News and Views
Jamaican Rogue travel agent who fleeced customers of £100,000 with non-existent plane tickets ordered to repay just ONE POUND after pleading poverty
- Dean Oliver ripped off customers with false promises of cheap flights
- He was convicted of fraud and using a false instrument, covering £25,993
- But investigations found another £103,649 of unexplained deposits
- The 46-year-old blew all of the cash and has no assets or cash to forfeit
A rogue travel agent who duped holidaymakers out of tens of thousands of pounds by selling tickets for non-existent flights has been ordered to repay just £1.
Dean Oliver, who is serving a three-year sentence behind bars, avoided a hefty sum of restitution after he pleaded poverty and an investigation found that he has no assets or cash to forfeit.
Birmingham Crown Court heard the 46-year-old conman lived a ‘criminal lifestyle’ which involved ripping off customers with false promises of cheap flights and is believed to have netted him more than £100,000.
But Mr Oliver, from Manchester, had blown all of the cash and there was no realistic prospect of recovering any assets or funds, said prosecutor Ben Mills.
As a result the Crown asked for a confiscation order of just £1 even though his victims each lost hundreds or thousands of pounds when they booked dream holidays or trips to visit family or attend weddings.
Mr Oliver, who was pictured grinning following a Birmingham Crown Court appearance last year, was jailed for three years last September after a jury found him guilty at trial last July.
An investigation found that Dean Oliver had blown all of the cash and there were no assets to seize
The Jamaican could have to serve just a single extra day at the end of his sentence if he fails to cough up the £1 by March 17.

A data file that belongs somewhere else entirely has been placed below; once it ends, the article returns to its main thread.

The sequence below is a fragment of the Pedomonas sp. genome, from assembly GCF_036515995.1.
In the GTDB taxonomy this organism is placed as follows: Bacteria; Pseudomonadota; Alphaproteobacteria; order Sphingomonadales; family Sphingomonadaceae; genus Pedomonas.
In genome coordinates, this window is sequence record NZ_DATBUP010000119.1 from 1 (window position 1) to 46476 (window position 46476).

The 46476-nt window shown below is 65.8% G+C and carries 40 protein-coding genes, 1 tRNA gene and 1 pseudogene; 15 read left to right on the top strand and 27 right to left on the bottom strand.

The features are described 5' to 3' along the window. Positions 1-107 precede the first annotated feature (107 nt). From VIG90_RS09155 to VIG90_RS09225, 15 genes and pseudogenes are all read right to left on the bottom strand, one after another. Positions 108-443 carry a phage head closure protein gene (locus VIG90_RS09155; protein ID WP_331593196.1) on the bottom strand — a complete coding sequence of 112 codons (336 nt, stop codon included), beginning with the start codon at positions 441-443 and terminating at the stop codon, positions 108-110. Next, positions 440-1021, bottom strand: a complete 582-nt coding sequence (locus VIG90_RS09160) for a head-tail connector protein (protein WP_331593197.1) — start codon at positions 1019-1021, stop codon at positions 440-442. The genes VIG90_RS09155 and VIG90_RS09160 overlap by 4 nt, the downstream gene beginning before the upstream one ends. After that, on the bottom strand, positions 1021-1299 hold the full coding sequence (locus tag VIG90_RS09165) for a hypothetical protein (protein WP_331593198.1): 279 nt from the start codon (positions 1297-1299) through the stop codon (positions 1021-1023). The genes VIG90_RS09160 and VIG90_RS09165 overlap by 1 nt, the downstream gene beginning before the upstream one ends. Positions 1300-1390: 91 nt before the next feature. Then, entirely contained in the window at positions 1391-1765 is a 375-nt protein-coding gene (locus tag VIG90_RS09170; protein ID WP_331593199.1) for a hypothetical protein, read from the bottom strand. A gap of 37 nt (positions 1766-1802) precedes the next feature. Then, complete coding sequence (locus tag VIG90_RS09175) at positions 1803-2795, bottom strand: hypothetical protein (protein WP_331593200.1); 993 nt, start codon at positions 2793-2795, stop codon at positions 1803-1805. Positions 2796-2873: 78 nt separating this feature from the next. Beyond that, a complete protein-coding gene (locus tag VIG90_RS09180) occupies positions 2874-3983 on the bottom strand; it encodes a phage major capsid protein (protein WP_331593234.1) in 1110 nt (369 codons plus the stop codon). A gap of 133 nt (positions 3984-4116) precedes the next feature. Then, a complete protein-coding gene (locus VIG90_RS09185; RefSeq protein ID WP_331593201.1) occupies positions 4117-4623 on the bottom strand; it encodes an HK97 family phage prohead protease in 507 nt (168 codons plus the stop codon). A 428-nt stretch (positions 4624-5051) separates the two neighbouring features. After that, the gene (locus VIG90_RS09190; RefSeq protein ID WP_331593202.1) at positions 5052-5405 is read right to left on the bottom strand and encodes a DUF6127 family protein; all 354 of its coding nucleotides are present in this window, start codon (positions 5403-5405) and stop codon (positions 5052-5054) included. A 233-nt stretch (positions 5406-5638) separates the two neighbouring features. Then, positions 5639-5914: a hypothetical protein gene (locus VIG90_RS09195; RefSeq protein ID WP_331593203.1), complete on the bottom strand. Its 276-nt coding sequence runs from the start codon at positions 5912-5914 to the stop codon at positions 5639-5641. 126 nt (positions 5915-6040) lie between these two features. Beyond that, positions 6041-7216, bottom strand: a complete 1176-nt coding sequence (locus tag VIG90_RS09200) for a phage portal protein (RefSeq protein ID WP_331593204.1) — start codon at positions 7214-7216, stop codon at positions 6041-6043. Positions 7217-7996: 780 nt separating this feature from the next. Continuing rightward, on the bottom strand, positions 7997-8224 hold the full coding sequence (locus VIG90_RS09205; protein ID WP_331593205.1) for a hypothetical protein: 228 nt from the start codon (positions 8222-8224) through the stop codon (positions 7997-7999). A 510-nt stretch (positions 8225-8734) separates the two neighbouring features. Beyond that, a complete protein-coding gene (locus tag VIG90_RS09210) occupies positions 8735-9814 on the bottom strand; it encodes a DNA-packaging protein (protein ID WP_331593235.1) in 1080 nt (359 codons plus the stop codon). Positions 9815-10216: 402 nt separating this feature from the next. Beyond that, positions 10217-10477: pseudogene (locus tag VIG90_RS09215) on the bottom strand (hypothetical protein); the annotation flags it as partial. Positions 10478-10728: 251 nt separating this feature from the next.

Mr Oliver was convicted of 19 charges of fraud and two of using a false instrument, covering a total of £25,993.
But an investigation found another £103,649 of unexplained deposits in his accounts.
The scheming crook promised cheap flights from his Smethwick-based travel firm and then from Digbeth, but he left 19 holidaymakers in the lurch between 2011 and 2012.
He set up a frequent flyers’ club which aimed to attract seven million members, and he was arrested after a mob descended on his Digbeth office.
Judge Richard Bond delivered a scathing address when he sentenced Mr Oliver last year, saying the scheme was ‘at best comical’ and ‘at worst’ involved ‘bare-faced lies’.
He said: ‘You have an easy charm about you, I saw that demonstrated when you gave evidence to the jury, a kind smile which you used to gain the confidence of your victims.
‘I don’t accept for one moment you believed this business model would succeed. I form the view you are a confidence trickster, taking money from customers knowing full well you wouldn’t provide them with tickets.
‘They were all decent, hardworking people who used your services because of promises you made them. They were easy targets because they wanted tickets to visit family or important occasions such as weddings.’
‘They are decent, loyal people, words that cannot be used to describe yourself.’